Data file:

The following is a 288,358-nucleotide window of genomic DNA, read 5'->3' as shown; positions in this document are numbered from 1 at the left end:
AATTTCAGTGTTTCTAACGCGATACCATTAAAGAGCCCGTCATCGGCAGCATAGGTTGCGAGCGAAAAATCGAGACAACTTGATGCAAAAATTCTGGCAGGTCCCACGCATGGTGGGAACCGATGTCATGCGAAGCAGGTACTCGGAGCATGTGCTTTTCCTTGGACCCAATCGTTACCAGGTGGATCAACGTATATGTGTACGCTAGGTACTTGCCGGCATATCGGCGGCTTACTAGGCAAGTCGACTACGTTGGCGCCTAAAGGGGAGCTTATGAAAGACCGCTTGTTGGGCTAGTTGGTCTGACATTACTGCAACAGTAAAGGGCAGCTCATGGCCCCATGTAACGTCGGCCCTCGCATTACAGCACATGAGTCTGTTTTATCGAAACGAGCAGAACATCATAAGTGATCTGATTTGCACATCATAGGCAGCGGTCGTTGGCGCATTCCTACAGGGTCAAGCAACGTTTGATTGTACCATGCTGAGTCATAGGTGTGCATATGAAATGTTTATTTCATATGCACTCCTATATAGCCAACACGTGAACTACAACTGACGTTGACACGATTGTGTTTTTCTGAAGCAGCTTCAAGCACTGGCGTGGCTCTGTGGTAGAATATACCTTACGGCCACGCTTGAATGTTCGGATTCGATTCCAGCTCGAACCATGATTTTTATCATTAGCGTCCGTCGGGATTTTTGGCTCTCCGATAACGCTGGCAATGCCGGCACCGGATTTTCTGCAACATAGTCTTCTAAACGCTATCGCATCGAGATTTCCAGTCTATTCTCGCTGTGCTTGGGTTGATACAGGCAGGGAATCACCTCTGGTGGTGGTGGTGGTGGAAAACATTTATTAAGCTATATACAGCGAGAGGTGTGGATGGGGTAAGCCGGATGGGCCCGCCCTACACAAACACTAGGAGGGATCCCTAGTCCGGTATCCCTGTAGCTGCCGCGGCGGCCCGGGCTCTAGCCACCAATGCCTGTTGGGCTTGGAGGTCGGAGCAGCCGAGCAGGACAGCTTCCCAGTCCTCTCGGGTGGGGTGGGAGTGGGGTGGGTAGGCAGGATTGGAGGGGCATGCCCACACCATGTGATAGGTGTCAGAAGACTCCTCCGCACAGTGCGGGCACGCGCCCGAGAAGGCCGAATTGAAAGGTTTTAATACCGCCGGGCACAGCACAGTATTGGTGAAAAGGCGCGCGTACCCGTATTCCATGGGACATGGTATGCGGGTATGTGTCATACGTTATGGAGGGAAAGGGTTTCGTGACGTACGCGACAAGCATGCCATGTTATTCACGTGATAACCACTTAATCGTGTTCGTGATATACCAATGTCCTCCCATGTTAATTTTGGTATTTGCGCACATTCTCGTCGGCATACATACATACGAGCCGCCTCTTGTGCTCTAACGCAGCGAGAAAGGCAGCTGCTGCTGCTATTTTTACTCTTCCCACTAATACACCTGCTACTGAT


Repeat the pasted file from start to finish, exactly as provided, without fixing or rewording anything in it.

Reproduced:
The following is a 288,358-nucleotide window of genomic DNA, read 5'->3' as shown; positions in this document are numbered from 1 at the left end:
AATTTCAGTGTTTCTAACGCGATACCATTAAAGAGCCCGTCATCGGCAGCATAGGTTGCGAGCGAAAAATCGAGACAACTTGATGCAAAAATTCTGGCAGGTCCCACGCATGGTGGGAACCGATGTCATGCGAAGCAGGTACTCGGAGCATGTGCTTTTCCTTGGACCCAATCGTTACCAGGTGGATCAACGTATATGTGTACGCTAGGTACTTGCCGGCATATCGGCGGCTTACTAGGCAAGTCGACTACGTTGGCGCCTAAAGGGGAGCTTATGAAAGACCGCTTGTTGGGCTAGTTGGTCTGACATTACTGCAACAGTAAAGGGCAGCTCATGGCCCCATGTAACGTCGGCCCTCGCATTACAGCACATGAGTCTGTTTTATCGAAACGAGCAGAACATCATAAGTGATCTGATTTGCACATCATAGGCAGCGGTCGTTGGCGCATTCCTACAGGGTCAAGCAACGTTTGATTGTACCATGCTGAGTCATAGGTGTGCATATGAAATGTTTATTTCATATGCACTCCTATATAGCCAACACGTGAACTACAACTGACGTTGACACGATTGTGTTTTTCTGAAGCAGCTTCAAGCACTGGCGTGGCTCTGTGGTAGAATATACCTTACGGCCACGCTTGAATGTTCGGATTCGATTCCAGCTCGAACCATGATTTTTATCATTAGCGTCCGTCGGGATTTTTGGCTCTCCGATAACGCTGGCAATGCCGGCACCGGATTTTCTGCAACATAGTCTTCTAAACGCTATCGCATCGAGATTTCCAGTCTATTCTCGCTGTGCTTGGGTTGATACAGGCAGGGAATCACCTCTGGTGGTGGTGGTGGTGGAAAACATTTATTAAGCTATATACAGCGAGAGGTGTGGATGGGGTAAGCCGGATGGGCCCGCCCTACACAAACACTAGGAGGGATCCCTAGTCCGGTATCCCTGTAGCTGCCGCGGCGGCCCGGGCTCTAGCCACCAATGCCTGTTGGGCTTGGAGGTCGGAGCAGCCGAGCAGGACAGCTTCCCAGTCCTCTCGGGTGGGGTGGGAGTGGGGTGGGTAGGCAGGATTGGAGGGGCATGCCCACACCATGTGATAGGTGTCAGAAGACTCCTCCGCACAGTGCGGGCACGCGCCCGAGAAGGCCGAATTGAAAGGTTTTAATACCGCCGGGCACAGCACAGTATTGGTGAAAAGGCGCGCGTACCCGTATTCCATGGGACATGGTATGCGGGTATGTGTCATACGTTATGGAGGGAAAGGGTTTCGTGACGTACGCGACAAGCATGCCATGTTATTCACGTGATAACCACTTAATCGTGTTCGTGATATACCAATGTCCTCCCATGTTAATTTTGGTATTTGCGCACATTCTCGTCGGCATACATACATACGAGCCGCCTCTTGTGCTCTAACGCAGCGAGAAAGGCAGCTGCTGCTGCTATTTTTACTCTTCCCACTAATACACCTGCTACTGAT